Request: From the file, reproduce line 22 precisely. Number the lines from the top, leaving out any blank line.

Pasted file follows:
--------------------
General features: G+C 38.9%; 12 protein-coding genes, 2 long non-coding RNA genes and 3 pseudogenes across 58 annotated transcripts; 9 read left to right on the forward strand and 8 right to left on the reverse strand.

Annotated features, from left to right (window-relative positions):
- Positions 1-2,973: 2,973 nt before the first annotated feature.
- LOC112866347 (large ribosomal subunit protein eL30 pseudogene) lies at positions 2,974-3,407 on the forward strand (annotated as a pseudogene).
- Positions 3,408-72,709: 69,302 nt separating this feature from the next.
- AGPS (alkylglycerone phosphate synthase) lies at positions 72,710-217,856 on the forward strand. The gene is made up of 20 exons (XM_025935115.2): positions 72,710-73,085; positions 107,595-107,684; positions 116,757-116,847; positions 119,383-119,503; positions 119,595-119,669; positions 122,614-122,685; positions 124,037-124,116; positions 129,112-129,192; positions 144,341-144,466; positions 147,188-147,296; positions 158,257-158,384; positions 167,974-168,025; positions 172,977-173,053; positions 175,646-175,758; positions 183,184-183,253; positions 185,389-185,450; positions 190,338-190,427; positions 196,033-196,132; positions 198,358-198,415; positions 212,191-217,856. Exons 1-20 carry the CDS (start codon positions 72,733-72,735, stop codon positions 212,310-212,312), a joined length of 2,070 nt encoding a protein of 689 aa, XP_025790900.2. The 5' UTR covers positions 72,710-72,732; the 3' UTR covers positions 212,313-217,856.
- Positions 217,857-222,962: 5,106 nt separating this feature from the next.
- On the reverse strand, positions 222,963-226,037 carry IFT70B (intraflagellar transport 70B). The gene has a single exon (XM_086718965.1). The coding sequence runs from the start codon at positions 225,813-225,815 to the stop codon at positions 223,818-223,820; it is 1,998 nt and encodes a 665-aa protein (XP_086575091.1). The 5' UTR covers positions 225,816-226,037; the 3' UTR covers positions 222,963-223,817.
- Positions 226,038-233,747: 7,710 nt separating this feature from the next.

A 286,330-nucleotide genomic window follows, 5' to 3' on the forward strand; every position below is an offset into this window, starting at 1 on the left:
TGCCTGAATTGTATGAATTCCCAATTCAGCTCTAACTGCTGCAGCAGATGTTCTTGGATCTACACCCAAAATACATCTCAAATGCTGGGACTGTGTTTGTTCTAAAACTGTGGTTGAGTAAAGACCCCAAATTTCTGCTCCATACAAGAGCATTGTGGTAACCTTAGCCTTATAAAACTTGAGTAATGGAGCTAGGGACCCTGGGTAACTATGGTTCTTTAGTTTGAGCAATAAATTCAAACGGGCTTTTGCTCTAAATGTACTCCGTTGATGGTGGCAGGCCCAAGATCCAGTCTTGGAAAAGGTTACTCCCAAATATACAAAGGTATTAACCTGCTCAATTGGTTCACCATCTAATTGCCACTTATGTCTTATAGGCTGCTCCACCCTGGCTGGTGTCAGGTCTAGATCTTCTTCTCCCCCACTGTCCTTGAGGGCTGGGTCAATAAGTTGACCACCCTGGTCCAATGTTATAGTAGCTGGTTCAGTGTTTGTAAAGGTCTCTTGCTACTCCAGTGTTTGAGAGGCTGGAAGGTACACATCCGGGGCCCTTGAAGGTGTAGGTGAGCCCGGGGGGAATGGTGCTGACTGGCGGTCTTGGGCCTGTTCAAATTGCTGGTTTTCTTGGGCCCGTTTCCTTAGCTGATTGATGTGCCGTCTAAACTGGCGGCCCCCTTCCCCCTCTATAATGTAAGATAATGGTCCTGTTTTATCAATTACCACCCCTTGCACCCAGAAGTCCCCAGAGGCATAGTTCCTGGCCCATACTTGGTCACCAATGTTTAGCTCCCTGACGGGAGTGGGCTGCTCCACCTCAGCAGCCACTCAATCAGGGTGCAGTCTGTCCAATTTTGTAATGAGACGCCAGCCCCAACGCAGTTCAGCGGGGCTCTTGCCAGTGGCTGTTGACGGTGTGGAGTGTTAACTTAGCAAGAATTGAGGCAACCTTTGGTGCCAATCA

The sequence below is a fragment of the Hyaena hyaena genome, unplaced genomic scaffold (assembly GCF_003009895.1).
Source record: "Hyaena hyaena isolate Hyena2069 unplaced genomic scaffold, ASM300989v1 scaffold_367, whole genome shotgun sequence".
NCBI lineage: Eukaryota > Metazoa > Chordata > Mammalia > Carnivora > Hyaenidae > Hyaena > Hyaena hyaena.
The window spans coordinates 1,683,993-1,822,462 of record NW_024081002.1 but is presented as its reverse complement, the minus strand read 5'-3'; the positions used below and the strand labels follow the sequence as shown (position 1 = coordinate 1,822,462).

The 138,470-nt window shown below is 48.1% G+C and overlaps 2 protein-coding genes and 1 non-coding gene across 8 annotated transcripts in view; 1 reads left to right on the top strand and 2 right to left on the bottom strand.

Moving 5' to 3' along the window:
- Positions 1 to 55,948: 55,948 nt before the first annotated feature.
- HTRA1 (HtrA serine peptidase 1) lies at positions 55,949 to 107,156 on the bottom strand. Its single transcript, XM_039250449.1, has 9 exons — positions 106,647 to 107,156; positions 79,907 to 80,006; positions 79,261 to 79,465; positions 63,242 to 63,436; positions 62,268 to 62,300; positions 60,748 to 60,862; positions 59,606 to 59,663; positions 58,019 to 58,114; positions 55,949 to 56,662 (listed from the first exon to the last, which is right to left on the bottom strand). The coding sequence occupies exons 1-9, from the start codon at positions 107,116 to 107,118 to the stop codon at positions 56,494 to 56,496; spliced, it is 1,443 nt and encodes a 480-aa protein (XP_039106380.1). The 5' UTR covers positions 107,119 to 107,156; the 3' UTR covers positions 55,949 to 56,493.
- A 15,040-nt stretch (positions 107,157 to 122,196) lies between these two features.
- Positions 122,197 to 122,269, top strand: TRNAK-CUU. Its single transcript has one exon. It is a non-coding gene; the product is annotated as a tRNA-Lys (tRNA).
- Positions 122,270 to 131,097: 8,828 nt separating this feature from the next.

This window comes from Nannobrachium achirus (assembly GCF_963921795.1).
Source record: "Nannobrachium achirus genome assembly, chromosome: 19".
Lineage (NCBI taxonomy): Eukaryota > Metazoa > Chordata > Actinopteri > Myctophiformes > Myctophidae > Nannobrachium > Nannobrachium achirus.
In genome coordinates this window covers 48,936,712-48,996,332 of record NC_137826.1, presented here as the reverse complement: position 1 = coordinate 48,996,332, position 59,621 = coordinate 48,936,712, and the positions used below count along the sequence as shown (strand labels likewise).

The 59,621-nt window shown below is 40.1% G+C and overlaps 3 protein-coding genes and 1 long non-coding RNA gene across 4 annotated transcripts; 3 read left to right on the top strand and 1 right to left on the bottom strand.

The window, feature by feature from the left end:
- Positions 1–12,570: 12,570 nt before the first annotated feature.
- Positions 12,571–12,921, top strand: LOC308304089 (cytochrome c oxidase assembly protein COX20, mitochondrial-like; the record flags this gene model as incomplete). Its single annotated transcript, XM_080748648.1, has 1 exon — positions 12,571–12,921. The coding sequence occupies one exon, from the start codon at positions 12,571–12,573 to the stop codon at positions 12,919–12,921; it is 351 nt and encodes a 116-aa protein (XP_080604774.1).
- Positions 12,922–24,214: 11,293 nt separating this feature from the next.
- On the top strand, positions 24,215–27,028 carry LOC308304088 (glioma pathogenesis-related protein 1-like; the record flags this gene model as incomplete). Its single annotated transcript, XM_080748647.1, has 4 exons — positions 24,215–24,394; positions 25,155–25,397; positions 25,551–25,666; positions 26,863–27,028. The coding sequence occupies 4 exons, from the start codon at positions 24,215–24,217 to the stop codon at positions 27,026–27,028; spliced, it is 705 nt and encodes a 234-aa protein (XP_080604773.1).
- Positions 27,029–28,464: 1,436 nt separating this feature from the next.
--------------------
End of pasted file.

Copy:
- Positions 122,270 to 131,097: 8,828 nt separating this feature from the next.